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Studies Suggest Archaic Human Immune Sequences Particularly Persistent in Human Genome

NEW YORK (GenomeWeb) – A pair of studies published online today in the American Journal of Human Genetics suggest that mixing between modern humans and Neanderthals outside of Africa has contributed to immune features still found in the human genome.

For the first of these papers, researchers from France and the US searched through genome and/or exome sequence data generated for 1,092 individuals enrolled in the 1000 Genomes Project, looking at the signals of purifying selection found across some 1,553 innate immune response-related genes from nine main categories — selected with help from the Gene Ontology and InnateDB databases — relative to other parts of the genome.

Along with enhanced purifying selection for such genes in general, their analyses pointed to particularly pronounced selective pressure to resist change across genes such as STAT1 and TRAF3, which are involved in response to common bacteria and viruses. In addition, dozens of other innate immune genes showed signs of positive selection in particular human populations.

The team also noted that while Neanderthal sequences had been weeded out to a greater extent in modern human genomes, the levels of Neanderthal ancestry remained relatively high in regions coding for innate immune genes, especially TLR6, TLR1, and TLR10 genes coding for Toll-like receptors.

"These and other innate immunity genes present higher levels of Neanderthal ancestry than the remainder of the coding genome," senior author Lluis Quintana-Murci, an evolutionary genetics researcher affiliated with the Institut Pasteur and CNRS, said in a statement. "This highlights how important introgression events … may have been in the evolution of the innate immunity system in humans."

A team from the Max Planck Institute for Evolutionary Anthropology and the University of Leipzig saw similar Neanderthal and Denisovan contributions to innate immunity in a study that focused more generally on introgression in the human genome by archaic hominin sequences.

Since archaic hominins are believed to have lived in parts of Europe and West Asia for hundreds of thousands of years, the researchers reasoned that the Denisovans and Neanderthals likely acquired adaptations to such environments that would have benefited modern humans who migrated into these regions after leaving Africa.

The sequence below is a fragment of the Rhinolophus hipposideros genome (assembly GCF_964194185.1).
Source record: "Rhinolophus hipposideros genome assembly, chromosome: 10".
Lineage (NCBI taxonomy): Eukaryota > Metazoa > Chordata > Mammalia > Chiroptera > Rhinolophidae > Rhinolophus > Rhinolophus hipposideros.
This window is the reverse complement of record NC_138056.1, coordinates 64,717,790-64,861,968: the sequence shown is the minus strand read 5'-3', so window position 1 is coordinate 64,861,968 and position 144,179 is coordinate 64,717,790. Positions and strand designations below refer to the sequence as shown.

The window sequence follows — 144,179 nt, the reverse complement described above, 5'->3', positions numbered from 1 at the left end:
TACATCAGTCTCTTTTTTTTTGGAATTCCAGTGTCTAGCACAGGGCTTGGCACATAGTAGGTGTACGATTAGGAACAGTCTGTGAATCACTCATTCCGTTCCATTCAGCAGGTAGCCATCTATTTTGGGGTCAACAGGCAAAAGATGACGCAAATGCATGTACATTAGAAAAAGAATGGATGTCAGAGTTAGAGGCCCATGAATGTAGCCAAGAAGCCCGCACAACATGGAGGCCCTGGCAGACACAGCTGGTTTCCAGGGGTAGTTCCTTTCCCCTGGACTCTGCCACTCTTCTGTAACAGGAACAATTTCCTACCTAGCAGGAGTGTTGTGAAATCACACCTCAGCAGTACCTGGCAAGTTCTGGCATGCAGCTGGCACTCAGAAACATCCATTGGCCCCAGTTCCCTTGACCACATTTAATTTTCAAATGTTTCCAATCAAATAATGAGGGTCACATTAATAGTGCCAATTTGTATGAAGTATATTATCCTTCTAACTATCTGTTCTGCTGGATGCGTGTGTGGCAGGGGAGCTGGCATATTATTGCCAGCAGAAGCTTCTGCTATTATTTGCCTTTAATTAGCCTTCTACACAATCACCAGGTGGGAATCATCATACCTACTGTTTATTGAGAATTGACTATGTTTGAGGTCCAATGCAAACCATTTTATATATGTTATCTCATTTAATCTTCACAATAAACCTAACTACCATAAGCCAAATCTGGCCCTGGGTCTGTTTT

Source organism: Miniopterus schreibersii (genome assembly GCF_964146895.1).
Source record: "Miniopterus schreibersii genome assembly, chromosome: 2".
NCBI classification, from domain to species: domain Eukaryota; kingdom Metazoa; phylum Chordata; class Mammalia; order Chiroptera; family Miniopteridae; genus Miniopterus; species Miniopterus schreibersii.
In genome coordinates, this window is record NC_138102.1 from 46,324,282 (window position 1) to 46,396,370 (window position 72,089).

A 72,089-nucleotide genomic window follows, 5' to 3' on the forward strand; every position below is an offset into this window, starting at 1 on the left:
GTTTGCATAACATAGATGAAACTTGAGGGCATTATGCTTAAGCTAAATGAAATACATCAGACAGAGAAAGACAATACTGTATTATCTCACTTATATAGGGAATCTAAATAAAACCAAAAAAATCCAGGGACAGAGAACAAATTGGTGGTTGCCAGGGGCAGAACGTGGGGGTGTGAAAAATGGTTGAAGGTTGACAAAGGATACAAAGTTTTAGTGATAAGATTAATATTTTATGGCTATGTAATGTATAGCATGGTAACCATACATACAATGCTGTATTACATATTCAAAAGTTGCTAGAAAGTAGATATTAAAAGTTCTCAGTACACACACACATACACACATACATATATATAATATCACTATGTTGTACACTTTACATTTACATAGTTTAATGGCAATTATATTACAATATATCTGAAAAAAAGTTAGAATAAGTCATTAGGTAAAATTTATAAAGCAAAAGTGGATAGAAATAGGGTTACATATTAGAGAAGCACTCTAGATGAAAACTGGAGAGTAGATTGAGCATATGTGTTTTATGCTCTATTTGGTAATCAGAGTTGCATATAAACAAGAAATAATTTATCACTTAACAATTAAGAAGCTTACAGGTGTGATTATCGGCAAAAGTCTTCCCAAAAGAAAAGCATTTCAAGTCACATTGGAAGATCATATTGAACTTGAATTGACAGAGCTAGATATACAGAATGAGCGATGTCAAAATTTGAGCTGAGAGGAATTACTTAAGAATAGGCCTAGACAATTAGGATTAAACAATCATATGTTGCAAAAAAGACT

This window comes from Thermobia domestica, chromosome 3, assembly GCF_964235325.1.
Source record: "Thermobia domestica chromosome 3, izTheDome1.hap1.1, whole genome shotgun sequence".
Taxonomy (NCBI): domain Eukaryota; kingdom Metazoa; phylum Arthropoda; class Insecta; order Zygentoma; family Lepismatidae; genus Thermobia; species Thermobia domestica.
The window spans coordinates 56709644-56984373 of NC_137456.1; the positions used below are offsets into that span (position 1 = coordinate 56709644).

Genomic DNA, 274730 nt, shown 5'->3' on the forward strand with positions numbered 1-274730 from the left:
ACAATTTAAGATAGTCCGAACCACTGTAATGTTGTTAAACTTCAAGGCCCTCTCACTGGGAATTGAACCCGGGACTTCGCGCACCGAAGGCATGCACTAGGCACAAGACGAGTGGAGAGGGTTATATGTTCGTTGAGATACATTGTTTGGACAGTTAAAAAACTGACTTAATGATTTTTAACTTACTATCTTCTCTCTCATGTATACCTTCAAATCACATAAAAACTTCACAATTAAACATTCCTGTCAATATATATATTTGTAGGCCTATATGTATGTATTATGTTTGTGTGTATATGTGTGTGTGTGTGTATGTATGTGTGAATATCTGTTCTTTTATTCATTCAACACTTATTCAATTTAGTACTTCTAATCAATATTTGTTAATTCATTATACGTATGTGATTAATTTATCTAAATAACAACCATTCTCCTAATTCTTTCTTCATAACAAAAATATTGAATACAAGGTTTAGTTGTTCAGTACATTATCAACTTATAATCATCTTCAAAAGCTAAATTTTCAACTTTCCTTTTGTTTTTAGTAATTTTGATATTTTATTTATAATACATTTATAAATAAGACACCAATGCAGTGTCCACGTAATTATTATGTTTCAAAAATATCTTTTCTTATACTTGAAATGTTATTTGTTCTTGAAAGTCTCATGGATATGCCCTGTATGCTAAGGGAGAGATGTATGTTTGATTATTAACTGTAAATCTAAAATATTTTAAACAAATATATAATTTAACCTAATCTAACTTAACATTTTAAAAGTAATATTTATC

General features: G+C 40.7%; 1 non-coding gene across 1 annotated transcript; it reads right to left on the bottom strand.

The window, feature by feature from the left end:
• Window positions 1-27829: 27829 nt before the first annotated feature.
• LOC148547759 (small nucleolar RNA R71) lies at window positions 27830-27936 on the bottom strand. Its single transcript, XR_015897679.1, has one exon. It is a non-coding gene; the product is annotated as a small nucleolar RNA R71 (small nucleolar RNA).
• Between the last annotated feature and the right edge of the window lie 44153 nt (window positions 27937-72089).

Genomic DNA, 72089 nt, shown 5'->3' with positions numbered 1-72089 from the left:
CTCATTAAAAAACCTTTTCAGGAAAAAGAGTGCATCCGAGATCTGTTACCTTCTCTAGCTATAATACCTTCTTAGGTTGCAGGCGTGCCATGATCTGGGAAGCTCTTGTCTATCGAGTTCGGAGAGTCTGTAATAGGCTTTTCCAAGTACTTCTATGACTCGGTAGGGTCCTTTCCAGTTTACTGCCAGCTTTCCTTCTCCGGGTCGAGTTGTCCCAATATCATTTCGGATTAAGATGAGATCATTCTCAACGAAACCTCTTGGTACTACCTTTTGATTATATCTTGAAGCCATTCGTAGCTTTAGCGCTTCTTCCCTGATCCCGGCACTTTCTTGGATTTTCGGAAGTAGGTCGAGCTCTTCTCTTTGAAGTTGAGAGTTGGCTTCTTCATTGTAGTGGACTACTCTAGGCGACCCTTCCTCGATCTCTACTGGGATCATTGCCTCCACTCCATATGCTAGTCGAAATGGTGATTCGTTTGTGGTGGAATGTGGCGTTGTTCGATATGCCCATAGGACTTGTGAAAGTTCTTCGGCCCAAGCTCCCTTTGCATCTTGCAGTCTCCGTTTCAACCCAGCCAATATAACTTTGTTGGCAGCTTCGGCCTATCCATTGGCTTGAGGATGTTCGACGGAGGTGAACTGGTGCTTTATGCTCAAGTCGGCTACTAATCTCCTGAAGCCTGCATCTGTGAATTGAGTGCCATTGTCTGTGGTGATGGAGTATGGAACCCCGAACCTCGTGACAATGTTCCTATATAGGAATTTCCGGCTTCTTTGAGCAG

With that in mind, the group scoured available human genome sequences for signs of archaic introgression, uncovering persistent Neanderthal haplotypes in a chromosome 4 region containing the TLR6, TLR1, and TLR10 genes. 

In particular, results from that study pointed to the presence of seven main haplotypes in the toll-like receptor-coding region, based on inferences made using 1000 Genomes Project data on more than 2,500 individuals from dozens of populations.

Three of the haplotypes that are mainly found outside of Africa resembled TLR regions in archaic humans, the researchers reported, and their subsequent analyses indicated that these sequences likely stemmed from introgression and local positive selection of the archaic sequences rather than incomplete lineage sorting or other processes.

The team noted that the archaic haplotypes appear to be linked to enhanced expression of TLR6, TLR1, and TLR10 in white blood cells, which has been implicated in enhanced resistance to some potential pathogens but an apparent jump in allergy risk.

"[I]nterbreeding with archaic humans does indeed have functional implications for modern humans, and [the] most obvious consequences have been in shaping our adaptation to our environment," that study's senior author Janet Kelso, an evolutionary genetics researcher at the Max Planck Institute for Evolutionary Anthropology, said in a statement.